for this to be an equality we need the left side to be a positive integer , because the right side we know is a positive integer , (k , j are both positive integers so the product of two positive integers is another positive integer)

- anonymous

the right side is a positive integer, because k is positive, and j are positive. and we know pos. integer* pos. integer = pos. integer ,

- anonymous

its an axiom, positive integers are closed under multiplication (or a theorem if youre doing peano math, etc)

- anonymous

so then having k+ 3/(a+1)=kj and rewriting it by subtracting k to the other side : 3/(a+1) = k(j-1) wouldn't that alright since k is a positive and j is a positive integer and subtracting 1 from a positive integer is still positive so the right side would be a positive integer

- anonymous

no, it isnt always positive

- anonymous

if j = 1, 1 -1 = 0

- anonymous

we dont have to subtract k from both sides

- anonymous

well, now that you mention it, since a > 0 , we assume, then 3/(a+1) is positive, so
k(j-1) has to be positive

- anonymous

and since k>0 , j>0 , we have k>0 , j>1

- anonymous

ok we can do that

- anonymous

but the punchline is, the right hand side is a positive integer, so the left hand side must be as well

- anonymous

we know that k(j-1) is an integer, correct? since integers are closed under multiplication

- anonymous

1. k(j-1) is integer since integers are closed under multiplication
2. k(j-1) is positive because it equals to 3/(a+1) , and we assumed a > 0

- anonymous

ok so far?

- anonymous

you still there?

- anonymous

yes

- anonymous

yes im here

- anonymous

1. k(j-1) is integer since integers are closed under multiplication
2. k(j-1) is positive because it equals to 3/(a+1) , and we assumed a > 0
3. 3/(a+1) must be a positive integer because it equals k(j-1) which we have shown
earlier is a positive integer
4. this only leaves one option for a, for a solution to exist. a = 2,

- anonymous

because if a = 1, we have 3/(1+1), not a positive integer
if a = 2 , 3/(2+1), that works 3/3 = 1
a=3 , wont work

- anonymous

Ok I get this a little bit more but then how would we do this for b=3 ?

- anonymous

then you just plug it back in

- anonymous

then we can use our other formula

- anonymous

you mean it won't work when a=1 or a=3 because we get fractions, which aren't integers?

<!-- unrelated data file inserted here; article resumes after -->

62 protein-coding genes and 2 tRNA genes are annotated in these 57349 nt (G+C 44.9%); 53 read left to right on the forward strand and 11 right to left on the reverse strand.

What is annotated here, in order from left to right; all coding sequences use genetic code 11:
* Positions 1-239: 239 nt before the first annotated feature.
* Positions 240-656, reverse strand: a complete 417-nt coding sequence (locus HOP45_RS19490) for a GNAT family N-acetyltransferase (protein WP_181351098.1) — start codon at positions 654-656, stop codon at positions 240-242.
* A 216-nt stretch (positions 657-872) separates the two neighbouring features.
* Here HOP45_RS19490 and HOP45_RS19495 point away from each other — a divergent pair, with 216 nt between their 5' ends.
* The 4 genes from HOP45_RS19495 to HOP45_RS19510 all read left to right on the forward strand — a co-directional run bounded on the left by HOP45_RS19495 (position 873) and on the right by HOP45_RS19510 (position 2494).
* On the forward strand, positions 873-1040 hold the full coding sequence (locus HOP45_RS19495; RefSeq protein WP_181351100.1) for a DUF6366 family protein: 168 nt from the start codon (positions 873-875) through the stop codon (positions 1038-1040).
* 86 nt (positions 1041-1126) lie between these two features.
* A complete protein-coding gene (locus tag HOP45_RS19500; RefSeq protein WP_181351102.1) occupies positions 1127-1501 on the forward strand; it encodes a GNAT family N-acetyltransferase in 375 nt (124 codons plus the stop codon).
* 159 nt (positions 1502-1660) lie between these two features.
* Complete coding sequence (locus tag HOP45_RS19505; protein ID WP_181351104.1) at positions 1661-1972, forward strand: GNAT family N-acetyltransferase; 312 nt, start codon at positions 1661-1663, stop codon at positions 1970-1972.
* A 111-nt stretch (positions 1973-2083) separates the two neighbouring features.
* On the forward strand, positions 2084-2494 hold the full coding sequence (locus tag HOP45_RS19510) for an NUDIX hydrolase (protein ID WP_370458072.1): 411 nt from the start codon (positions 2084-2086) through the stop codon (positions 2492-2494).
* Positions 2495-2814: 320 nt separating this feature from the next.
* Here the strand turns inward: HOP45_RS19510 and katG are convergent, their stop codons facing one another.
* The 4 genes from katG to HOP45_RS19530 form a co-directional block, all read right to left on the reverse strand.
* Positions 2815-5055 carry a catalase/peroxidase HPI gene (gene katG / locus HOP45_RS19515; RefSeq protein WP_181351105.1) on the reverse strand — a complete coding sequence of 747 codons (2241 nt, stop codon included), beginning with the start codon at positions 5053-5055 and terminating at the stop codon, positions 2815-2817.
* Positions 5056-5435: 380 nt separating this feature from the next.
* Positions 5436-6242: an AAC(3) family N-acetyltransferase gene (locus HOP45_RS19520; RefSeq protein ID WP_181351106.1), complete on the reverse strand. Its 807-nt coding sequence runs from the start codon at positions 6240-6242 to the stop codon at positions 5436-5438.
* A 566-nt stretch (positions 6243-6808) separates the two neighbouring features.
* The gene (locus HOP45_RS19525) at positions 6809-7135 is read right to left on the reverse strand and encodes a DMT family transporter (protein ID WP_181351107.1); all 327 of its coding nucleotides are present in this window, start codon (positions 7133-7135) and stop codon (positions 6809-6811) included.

- anonymous

right

- anonymous

which other formula?

- anonymous

3 = bj - 2k

- anonymous

after substituting a = 1

- anonymous

wait shouldn't it be a=2 not 1?

- anonymous

oh

- anonymous

ok

- anonymous

so substituting we get

- anonymous

b = 3k for the first equation

- anonymous

since b = (a+1)k

- anonymous

agreed?

- anonymous

you there?

- anonymous

gotcha

- anonymous

yes

- anonymous

i have a much shorter proof

- anonymous

but going with this

- anonymous

substituting 3k for b into second equation we get

- anonymous

3k + 3 = 3kj

- anonymous

right

- anonymous

so 3 = 3kj - 3k

- anonymous

3 = 3k ( j - 1)

- anonymous

yes

- anonymous

so 1 = k ( j-1)

- anonymous

yup

- anonymous

1/ j-1 = k, and we know that k > 0 and positive integer

- anonymous

so j = 2, k = 1

- anonymous

so now we had before, b + 3 = bj,
so b + 3 = b*2
so b = 3

- anonymous

right

- anonymous

here is a shorter proof

- anonymous

would we put this as 2 two cases or just a long direct proof?

- anonymous

that was a direct proof

- anonymous

here is a shorter direct proof

- anonymous

that was excruciating long :)

- anonymous

b+3 = bj, so 3 = bj - b
or 3 = b (j-1), so 3 is divisible by b

- anonymous

so since b > 0 , there is only 2 options for b , b = 1 or b = 3

- anonymous

ok so far?

- anonymous

yes but b would be 0 if its 1

- anonymous

only 1 goes into 3 evenly and 3 goes into 3 evenly

- anonymous

what do you mean?

- anonymous

oh nevermind

- anonymous

you mean a = 0 if b = 1
, right

- anonymous

i was thinking about j

- anonymous

we have b = (a+1) k from second equation

- anonymous

ok

- anonymous

wait thats false what you said

- anonymous

if b = 1 , we have b+3 = bj , so 1 + 3 = 1(4) or j = 4

- anonymous

and if b = 2 , we have b + 3 = b j , so 3 + 3 = 3(2)

- anonymous

err
, if b = 3 i mean

- anonymous

the second equation clinches the deal , b = (a+1)k , k = b / (a+1)

- anonymous

k = 1/ (a+1) has only a = 0 solution if k is an integer

- anonymous

but we assumed that a > 0 , so contradiction. therefore b = 3

- anonymous

so the proof goes, you have two possible options in the beginning, b=3, or b = 1. But b=1 leads to a = 0 , which contradicts a >0. and if b = 3 , then a = 2 only solution, so thats fine

- anonymous

so the proof goes, a>0 , b>0
b divides b+3. so (b+3) / b is a positive integer.
but (b+3)/b = 1 + 3/b This leaves only two options for b, either b = 1 , or b = 3.
But b=1 leads to a = 0 from the second condition that a+1 divides b. This contradicts a >0. If b = 3 , then a = 2 works, 2+1 | 3 , and everyone is happy

- anonymous

haha :) you are good at these. I Need so much practice. its hard to learn on you own and I thank you for your time and help :)

- anonymous

your welcome
i feel stupid now that i did such a long proof

- anonymous

always look for a trick, to avoid time loss